The Corporation assessed forty-five demerits against each of the three members of the crew. As a result, by reason of the accumulation of demerits, Mr. Lihou was discharged. The Corporation asserts that by reason of his relatively short service, commencing in May of 1987, and his prior disciplinary record, his termination for the accumulation of demerits was appropriate, and should not be disturbed.
The Arbitrator accepts, as a general rule, that discipline for a cardinal rules infraction should not lightly be disturbed, particularly as it might involve an employee whose years of service are limited, and whose disciplinary record is not impressive. However, it is incumbent upon an arbitrator to carefully weigh all mitigating factors, in any case of termination. In the instant case there are factors which do suggest that a long term suspension might be an appropriate form of discipline, rather than discharge. Firstly, with respect to the incident itself, without diminishing the importance of the obligations which befall an assistant conductor, it is not unreasonable to conclude that a somewhat greater burden of immediate responsibility rests on the conductor and the locomotive engineer. That distinction has previously been considered in this Office (see, generally, CROA 168, 482, 1125, 1479, 1887, 2469, 2470, 2543 and 2556).
Secondly, as the evidence discloses, this is not a situation where the grievor neglected to obtain information about his train’s clearance limits, nor did he ignore or forget them. As indicated above, he did call his fellow crew members as mile 83 was approached. He then incorrectly allowed himself to make assumptions as to his crew’s reading his call, and the actions which he believed they were taking. In so doing he clearly erred by failing to apply the proper procedures. However, his degree of culpability is somewhat less than that of the conductor who failed to read the clearance form correctly, or of the locomotive engineer who did not read it at all, and accepted verbal misinformation from the conductor as to the clearance limits.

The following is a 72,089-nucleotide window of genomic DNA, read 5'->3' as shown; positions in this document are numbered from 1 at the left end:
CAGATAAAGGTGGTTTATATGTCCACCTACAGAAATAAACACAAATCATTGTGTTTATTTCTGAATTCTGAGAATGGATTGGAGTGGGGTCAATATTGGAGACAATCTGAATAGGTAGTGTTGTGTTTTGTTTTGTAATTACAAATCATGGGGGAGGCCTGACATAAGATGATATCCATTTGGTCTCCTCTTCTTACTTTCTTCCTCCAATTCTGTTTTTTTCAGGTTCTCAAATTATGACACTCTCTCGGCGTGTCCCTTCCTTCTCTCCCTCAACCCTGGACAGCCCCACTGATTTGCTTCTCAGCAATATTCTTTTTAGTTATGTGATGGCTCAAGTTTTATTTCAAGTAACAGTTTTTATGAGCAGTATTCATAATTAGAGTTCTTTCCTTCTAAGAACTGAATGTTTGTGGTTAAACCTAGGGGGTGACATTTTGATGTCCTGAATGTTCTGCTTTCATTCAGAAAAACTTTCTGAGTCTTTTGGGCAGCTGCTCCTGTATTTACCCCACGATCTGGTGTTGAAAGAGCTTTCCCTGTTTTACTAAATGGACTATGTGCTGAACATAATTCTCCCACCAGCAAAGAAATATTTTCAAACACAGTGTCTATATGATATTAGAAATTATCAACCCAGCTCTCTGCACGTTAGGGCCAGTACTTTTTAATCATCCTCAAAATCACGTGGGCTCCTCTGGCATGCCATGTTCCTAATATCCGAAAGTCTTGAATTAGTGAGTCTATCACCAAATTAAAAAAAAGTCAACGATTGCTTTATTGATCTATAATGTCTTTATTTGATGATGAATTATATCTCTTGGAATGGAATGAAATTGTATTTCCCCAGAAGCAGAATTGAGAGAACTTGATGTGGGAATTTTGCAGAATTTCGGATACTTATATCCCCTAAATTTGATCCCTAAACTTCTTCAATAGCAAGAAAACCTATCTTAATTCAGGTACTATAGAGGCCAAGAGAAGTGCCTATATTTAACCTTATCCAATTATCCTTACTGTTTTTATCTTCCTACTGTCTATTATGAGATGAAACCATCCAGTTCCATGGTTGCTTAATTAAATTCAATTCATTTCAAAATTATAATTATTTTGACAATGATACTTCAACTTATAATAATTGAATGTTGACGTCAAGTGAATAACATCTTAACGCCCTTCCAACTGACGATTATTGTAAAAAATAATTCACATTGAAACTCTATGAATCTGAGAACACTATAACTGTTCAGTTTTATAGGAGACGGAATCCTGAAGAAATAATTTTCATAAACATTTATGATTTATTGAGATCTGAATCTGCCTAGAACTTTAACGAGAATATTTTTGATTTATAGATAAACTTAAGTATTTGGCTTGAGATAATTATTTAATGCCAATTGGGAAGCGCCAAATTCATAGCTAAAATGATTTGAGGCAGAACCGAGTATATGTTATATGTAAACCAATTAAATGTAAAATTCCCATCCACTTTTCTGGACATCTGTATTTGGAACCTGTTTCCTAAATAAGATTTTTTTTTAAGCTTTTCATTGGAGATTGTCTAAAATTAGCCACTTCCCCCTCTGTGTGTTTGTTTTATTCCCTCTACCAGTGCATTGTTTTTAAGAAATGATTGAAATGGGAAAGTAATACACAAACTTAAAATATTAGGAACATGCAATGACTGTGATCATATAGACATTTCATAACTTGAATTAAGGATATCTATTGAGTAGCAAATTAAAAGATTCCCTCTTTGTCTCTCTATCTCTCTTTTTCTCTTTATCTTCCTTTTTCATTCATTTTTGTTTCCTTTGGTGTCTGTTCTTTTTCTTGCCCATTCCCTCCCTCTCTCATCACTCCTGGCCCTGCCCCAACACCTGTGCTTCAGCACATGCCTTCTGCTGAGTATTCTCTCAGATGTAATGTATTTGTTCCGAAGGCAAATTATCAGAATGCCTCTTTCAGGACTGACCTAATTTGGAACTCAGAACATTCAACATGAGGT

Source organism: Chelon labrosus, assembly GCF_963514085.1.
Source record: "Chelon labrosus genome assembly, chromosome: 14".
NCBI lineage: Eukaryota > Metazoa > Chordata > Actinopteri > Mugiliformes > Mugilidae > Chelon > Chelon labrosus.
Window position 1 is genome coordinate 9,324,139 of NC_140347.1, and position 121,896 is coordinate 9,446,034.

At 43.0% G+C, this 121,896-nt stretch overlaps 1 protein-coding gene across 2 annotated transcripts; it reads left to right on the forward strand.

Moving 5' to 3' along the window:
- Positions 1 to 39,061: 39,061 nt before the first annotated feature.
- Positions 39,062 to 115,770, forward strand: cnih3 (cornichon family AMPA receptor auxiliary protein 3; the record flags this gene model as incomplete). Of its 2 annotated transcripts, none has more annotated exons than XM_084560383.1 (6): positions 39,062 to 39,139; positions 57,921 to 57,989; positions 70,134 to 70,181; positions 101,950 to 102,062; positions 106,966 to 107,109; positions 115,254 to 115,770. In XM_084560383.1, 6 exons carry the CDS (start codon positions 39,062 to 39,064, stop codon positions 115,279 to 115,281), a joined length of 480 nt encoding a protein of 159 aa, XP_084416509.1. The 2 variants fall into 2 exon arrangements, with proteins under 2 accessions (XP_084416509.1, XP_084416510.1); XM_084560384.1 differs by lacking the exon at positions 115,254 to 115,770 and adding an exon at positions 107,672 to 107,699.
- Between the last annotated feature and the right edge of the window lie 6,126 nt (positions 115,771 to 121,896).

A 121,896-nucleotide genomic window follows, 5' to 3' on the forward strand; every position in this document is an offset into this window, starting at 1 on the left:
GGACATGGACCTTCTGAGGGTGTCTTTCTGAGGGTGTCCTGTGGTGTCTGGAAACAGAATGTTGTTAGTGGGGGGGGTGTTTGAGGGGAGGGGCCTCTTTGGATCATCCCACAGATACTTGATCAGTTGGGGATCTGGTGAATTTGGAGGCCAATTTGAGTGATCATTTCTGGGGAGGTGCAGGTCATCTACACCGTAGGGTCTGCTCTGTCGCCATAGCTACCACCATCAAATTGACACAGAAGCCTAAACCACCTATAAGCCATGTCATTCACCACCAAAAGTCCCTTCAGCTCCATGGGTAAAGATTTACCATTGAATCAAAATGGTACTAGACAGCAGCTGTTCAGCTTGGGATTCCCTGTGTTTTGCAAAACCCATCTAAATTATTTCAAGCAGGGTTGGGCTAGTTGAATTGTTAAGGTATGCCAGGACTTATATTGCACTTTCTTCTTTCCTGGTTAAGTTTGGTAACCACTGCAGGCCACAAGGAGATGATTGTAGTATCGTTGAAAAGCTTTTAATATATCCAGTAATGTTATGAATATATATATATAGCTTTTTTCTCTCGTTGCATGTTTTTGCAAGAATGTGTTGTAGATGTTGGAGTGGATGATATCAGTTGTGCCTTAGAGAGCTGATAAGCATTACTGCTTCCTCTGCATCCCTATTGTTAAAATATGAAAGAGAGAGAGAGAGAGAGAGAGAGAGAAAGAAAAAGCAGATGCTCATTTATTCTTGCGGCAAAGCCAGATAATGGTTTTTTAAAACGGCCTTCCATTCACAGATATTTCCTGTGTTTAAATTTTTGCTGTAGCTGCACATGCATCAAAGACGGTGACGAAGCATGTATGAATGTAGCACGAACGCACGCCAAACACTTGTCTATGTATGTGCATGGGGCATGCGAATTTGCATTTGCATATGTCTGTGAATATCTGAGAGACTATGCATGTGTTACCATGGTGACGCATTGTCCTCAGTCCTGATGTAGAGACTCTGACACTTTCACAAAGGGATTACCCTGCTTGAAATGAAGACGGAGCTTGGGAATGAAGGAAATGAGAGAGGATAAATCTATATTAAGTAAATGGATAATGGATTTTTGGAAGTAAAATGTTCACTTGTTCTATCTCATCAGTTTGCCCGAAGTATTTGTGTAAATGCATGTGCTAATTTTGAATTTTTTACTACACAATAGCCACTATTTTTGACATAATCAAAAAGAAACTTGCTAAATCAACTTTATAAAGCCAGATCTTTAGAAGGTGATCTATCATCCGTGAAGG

Lastly, care must be taken in ascribing negative weight to the grievor’s record in the case at hand. It is true that his record stood at fifty-five demerits. The unrebutted submissions of the Union, however, establish that those demerits were largely accumulated through a series of incidents involving poor attendance and timekeeping. That failing, it is agreed, was a function of a problem which the grievor previously had with alcohol abuse. In 1993, with the Corporation’s leave, he entered a lengthy treatment program which resulted in his rehabilitation from that condition. The material before the Arbitrator suggests that he was successful in that endeavour and has regained control of his personal life.
In the circumstances, when all of these mitigating factors are taken into account, the Arbitrator is satisfied that the position advanced by the Union, urging that a penalty short of discharge be considered, is compelling. While in the Arbitrator’s view the Corporation cannot be faulted for having followed principles of progressive discipline as it did, just cause for discharge is not made out and the whole of the picture before the Arbitrator, involving both the details of the incident itself and the previous facts underlying Mr. Lihou’s extensive disciplinary record, suggest that this is an appropriate case for a substitution of penalty, albeit a severe one.
For the foregoing reasons the grievance is allowed, in part. The Arbitrator directs that the grievor be reinstated into his position without compensation or benefits and without loss of seniority. His disciplinary record shall stand at fifty-five demerits, with the period of time from his termination to his reinstatement being recorded as a suspension.
December 15, 1994 (signed) MICHEL G. PICHER